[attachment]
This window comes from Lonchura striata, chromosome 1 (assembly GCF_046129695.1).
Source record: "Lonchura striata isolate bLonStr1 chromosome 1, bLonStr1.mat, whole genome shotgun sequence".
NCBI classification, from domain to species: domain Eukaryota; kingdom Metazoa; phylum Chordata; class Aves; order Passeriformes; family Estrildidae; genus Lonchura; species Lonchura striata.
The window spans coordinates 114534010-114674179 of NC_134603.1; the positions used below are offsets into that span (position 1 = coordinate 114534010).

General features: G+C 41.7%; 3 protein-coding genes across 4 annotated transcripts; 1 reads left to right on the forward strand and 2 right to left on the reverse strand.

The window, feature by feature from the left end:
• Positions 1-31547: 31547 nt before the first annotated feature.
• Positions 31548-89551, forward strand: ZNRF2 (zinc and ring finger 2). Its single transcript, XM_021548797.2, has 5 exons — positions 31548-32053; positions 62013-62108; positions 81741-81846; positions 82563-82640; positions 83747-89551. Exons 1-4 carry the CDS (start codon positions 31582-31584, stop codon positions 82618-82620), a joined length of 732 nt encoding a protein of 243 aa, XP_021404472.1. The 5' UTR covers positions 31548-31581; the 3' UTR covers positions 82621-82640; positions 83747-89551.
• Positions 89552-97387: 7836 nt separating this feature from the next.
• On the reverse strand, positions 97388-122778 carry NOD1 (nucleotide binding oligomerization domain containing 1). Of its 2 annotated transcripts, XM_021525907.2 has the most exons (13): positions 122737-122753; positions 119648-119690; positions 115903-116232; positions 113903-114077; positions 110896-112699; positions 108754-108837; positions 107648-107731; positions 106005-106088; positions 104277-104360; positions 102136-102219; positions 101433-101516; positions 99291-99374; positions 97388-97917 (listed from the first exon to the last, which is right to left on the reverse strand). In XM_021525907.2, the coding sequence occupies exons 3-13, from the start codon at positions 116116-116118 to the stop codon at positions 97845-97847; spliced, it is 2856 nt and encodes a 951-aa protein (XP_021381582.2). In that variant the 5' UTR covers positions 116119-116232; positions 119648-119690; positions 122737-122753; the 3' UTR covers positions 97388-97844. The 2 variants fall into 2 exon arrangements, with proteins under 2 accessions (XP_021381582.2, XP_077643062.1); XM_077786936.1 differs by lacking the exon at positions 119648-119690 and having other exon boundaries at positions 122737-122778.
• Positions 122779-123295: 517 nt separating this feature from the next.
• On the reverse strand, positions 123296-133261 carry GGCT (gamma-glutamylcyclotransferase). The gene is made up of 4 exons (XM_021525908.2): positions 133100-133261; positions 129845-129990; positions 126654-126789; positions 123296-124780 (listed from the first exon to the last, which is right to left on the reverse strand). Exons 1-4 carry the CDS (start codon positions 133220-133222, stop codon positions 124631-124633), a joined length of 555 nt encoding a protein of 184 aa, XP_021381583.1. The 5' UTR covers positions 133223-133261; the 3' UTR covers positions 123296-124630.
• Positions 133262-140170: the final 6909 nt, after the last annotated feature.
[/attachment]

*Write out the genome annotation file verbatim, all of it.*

This window comes from Lonchura striata, chromosome 1 (assembly GCF_046129695.1).
Source record: "Lonchura striata isolate bLonStr1 chromosome 1, bLonStr1.mat, whole genome shotgun sequence".
NCBI classification, from domain to species: domain Eukaryota; kingdom Metazoa; phylum Chordata; class Aves; order Passeriformes; family Estrildidae; genus Lonchura; species Lonchura striata.
The window spans coordinates 114534010-114674179 of NC_134603.1; the positions used below are offsets into that span (position 1 = coordinate 114534010).

General features: G+C 41.7%; 3 protein-coding genes across 4 annotated transcripts; 1 reads left to right on the forward strand and 2 right to left on the reverse strand.

The window, feature by feature from the left end:
• Positions 1-31547: 31547 nt before the first annotated feature.
• Positions 31548-89551, forward strand: ZNRF2 (zinc and ring finger 2). Its single transcript, XM_021548797.2, has 5 exons — positions 31548-32053; positions 62013-62108; positions 81741-81846; positions 82563-82640; positions 83747-89551. Exons 1-4 carry the CDS (start codon positions 31582-31584, stop codon positions 82618-82620), a joined length of 732 nt encoding a protein of 243 aa, XP_021404472.1. The 5' UTR covers positions 31548-31581; the 3' UTR covers positions 82621-82640; positions 83747-89551.
• Positions 89552-97387: 7836 nt separating this feature from the next.
• On the reverse strand, positions 97388-122778 carry NOD1 (nucleotide binding oligomerization domain containing 1). Of its 2 annotated transcripts, XM_021525907.2 has the most exons (13): positions 122737-122753; positions 119648-119690; positions 115903-116232; positions 113903-114077; positions 110896-112699; positions 108754-108837; positions 107648-107731; positions 106005-106088; positions 104277-104360; positions 102136-102219; positions 101433-101516; positions 99291-99374; positions 97388-97917 (listed from the first exon to the last, which is right to left on the reverse strand). In XM_021525907.2, the coding sequence occupies exons 3-13, from the start codon at positions 116116-116118 to the stop codon at positions 97845-97847; spliced, it is 2856 nt and encodes a 951-aa protein (XP_021381582.2). In that variant the 5' UTR covers positions 116119-116232; positions 119648-119690; positions 122737-122753; the 3' UTR covers positions 97388-97844. The 2 variants fall into 2 exon arrangements, with proteins under 2 accessions (XP_021381582.2, XP_077643062.1); XM_077786936.1 differs by lacking the exon at positions 119648-119690 and having other exon boundaries at positions 122737-122778.
• Positions 122779-123295: 517 nt separating this feature from the next.
• On the reverse strand, positions 123296-133261 carry GGCT (gamma-glutamylcyclotransferase). The gene is made up of 4 exons (XM_021525908.2): positions 133100-133261; positions 129845-129990; positions 126654-126789; positions 123296-124780 (listed from the first exon to the last, which is right to left on the reverse strand). Exons 1-4 carry the CDS (start codon positions 133220-133222, stop codon positions 124631-124633), a joined length of 555 nt encoding a protein of 184 aa, XP_021381583.1. The 5' UTR covers positions 133223-133261; the 3' UTR covers positions 123296-124630.
• Positions 133262-140170: the final 6909 nt, after the last annotated feature.